INTERVENTIONS TO REDUCE EPIZOOTIC PATHOGENIC BACTERIA IN SWINE AND CATTLE
Location: Food and Feed Safety Research
Title: COMPARATIVE SUSCEPTIBILITIES OF REPRESENTATIVE ENTEROBACTERIACEAE AND GUT COMMENSAL BACTERIA TO THE ACTIVE AGENT OF AN EXPERIMENTAL CHLORATE PRODUCT
Submitted to: Pig Veterinary Society International Congress Proceedings
Publication Type: Abstract Only
Publication Acceptance Date: February 13, 2006
Publication Date: July 16, 2006
Citation: Anderson, R.C., Harvey, R.B., Poole, T.L., Ramlachan, N., Callaway, T.R., Byrd II, J.A., Edrington, T.S., McReynolds, J.L., Nisbet, D.J. 2006. Comparative susceptibilities of representative enterobacteriaceae and gut commensal bacteria to the active agent of an experimental chlorate product [abstract]. 19th International Pig Veterinary Society Congress. 2:463.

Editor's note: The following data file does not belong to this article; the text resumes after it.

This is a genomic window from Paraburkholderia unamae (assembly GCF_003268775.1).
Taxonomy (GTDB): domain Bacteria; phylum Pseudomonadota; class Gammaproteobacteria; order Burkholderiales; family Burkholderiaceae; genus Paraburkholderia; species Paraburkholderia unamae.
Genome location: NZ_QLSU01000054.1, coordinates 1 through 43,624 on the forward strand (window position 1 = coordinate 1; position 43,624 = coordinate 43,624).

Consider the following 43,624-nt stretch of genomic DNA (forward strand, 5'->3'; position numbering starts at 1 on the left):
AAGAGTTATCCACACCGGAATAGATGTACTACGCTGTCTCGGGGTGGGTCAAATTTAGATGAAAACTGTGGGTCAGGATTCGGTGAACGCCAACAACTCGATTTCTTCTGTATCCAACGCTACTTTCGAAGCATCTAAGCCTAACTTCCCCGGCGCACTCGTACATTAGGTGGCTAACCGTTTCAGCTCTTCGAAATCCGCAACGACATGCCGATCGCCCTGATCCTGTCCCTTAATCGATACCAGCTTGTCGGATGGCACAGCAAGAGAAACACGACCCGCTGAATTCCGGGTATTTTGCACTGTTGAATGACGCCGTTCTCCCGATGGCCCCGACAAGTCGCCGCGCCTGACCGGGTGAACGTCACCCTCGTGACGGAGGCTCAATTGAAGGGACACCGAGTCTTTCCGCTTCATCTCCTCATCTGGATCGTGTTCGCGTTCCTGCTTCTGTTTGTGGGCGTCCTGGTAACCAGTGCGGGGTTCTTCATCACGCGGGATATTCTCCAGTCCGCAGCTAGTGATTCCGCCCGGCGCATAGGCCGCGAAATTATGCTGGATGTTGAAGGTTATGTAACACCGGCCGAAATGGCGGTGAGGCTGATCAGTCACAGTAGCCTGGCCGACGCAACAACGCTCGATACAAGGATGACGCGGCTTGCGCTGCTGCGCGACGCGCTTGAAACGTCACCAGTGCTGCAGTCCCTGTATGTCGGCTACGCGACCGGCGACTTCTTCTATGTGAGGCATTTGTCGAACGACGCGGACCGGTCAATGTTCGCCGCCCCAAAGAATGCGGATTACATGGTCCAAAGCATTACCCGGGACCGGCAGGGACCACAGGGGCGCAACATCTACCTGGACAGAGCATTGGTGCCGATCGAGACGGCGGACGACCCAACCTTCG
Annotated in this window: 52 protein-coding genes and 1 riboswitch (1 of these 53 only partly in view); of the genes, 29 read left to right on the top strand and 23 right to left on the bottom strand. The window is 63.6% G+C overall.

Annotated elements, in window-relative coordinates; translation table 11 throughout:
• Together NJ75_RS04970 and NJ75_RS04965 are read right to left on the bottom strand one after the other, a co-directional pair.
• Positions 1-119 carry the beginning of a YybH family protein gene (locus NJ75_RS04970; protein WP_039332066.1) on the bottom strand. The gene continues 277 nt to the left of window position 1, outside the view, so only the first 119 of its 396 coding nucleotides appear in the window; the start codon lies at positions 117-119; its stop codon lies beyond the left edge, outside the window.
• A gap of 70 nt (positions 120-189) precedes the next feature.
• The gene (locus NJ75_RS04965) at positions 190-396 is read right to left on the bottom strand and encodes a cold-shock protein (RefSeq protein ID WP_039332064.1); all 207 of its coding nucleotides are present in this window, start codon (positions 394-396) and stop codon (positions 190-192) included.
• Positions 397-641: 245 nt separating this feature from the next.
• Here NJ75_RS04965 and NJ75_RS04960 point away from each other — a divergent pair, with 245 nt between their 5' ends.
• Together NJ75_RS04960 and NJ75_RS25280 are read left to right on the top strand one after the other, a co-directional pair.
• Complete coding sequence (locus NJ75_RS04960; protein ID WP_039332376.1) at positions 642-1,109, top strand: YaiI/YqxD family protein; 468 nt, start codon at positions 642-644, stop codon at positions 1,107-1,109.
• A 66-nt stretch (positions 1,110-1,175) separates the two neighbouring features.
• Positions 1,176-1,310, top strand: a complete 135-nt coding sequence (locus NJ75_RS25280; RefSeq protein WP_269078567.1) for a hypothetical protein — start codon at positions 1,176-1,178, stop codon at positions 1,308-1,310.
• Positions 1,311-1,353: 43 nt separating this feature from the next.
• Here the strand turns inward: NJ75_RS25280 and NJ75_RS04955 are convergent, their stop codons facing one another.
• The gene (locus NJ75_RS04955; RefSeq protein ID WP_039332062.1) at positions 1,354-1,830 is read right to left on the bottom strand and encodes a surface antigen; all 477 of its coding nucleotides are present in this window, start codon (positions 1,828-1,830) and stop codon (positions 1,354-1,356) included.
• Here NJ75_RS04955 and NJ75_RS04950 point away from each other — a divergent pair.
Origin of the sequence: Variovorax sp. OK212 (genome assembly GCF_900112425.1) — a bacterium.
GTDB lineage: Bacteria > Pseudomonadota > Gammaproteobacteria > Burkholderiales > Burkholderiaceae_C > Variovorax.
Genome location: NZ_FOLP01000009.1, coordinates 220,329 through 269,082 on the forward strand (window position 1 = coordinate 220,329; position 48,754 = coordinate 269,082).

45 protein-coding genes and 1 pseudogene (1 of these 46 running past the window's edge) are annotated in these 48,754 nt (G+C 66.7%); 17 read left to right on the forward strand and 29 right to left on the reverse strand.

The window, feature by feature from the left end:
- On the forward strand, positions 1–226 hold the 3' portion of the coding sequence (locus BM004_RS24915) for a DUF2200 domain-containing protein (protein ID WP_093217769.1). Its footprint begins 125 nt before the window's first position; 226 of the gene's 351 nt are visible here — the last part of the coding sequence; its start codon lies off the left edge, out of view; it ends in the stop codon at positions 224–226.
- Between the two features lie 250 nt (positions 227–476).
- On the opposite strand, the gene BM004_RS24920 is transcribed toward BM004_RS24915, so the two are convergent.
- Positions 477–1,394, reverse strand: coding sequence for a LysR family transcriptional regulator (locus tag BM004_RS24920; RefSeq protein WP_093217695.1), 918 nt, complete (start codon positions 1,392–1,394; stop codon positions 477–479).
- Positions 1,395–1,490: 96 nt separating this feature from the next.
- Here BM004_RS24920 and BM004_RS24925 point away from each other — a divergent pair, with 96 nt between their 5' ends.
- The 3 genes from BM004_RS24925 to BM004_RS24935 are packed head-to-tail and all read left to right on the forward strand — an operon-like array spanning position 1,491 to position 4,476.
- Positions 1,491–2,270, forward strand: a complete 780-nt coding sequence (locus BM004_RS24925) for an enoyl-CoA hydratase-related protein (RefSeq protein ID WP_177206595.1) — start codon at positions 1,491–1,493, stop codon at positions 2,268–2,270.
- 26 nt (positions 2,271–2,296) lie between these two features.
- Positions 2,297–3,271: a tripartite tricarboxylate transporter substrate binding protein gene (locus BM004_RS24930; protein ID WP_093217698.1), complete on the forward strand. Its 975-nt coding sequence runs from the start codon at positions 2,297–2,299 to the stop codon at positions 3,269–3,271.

An experimental chlorate product (ECP) has been developed and shown to effectively control enteropathogen colonization in swine and other food animals. However, aside from nondiscriminatory tests showing a lack of bactericidal activity against total culturable anaerobes, we are aware of no reports testing the susceptibility of specific commensal bacteria to chlorate. The objectives of this study were to determine comparative susceptibilities of representative pathogenic and commensal bacteria to the active agent of ECP. Susceptibilities were determined using the disc diffusion method. Consistent with the proposed mechanism of activity of ECP, chlorate (40 µg) exhibited bactericidal activity solely against anaerobically grown Enterobacteriaceae and Veillonella atypica, bacteria known to possess appreciable respiratory nitrate reductase activity, causing inhibition zones > 10 mm in diameter. In the case of Salmonella serovars Anatum, Enteriditis, inhibitory activity (10 mm zone diameter) was observed with 20 µg chlorate and Salmonella serovar Choleraesuis was susceptible (> 13 mm zone diameter) to 20 and 10 µg chlorate. None of the other tested bacteria were susceptible to 20 and 10 µg chlorate. Our observation that chlorate did not exhibit activity against any of the bacteria when grown aerobically, including those possessing respiratory nitrate reductase activity, is also consistent with the proposed mechanism of activity. Most respiratory nitrate reductases are inducible enzymes that are not expressed in the presence of oxygen. Results provide additional information that chlorate selectively targets bacteria expressing respiratory nitrate reductase activity and baseline evidence pertaining to its effective inhibitory concentration.